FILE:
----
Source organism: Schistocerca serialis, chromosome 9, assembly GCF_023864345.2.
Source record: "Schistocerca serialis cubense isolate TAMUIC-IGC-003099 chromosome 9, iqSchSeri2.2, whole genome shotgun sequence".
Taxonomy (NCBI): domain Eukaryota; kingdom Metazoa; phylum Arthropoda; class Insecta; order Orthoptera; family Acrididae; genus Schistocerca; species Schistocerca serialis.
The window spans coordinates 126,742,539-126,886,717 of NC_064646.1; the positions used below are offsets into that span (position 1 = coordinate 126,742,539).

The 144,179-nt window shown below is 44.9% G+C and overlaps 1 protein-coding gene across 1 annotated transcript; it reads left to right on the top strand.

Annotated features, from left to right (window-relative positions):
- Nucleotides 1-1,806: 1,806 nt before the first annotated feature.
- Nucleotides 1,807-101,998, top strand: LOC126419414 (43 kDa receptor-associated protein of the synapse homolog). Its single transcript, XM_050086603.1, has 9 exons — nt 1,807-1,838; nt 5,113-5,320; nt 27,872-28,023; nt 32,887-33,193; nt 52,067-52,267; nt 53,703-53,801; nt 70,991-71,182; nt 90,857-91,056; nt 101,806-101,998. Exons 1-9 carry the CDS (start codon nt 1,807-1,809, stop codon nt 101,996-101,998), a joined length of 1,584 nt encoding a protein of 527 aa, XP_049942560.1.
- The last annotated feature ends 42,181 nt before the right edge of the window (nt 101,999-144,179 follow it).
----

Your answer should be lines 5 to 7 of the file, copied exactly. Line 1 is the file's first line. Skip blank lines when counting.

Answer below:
The 144,179-nt window shown below is 44.9% G+C and overlaps 1 protein-coding gene across 1 annotated transcript; it reads left to right on the top strand.

Annotated features, from left to right (window-relative positions):
- Nucleotides 1-1,806: 1,806 nt before the first annotated feature.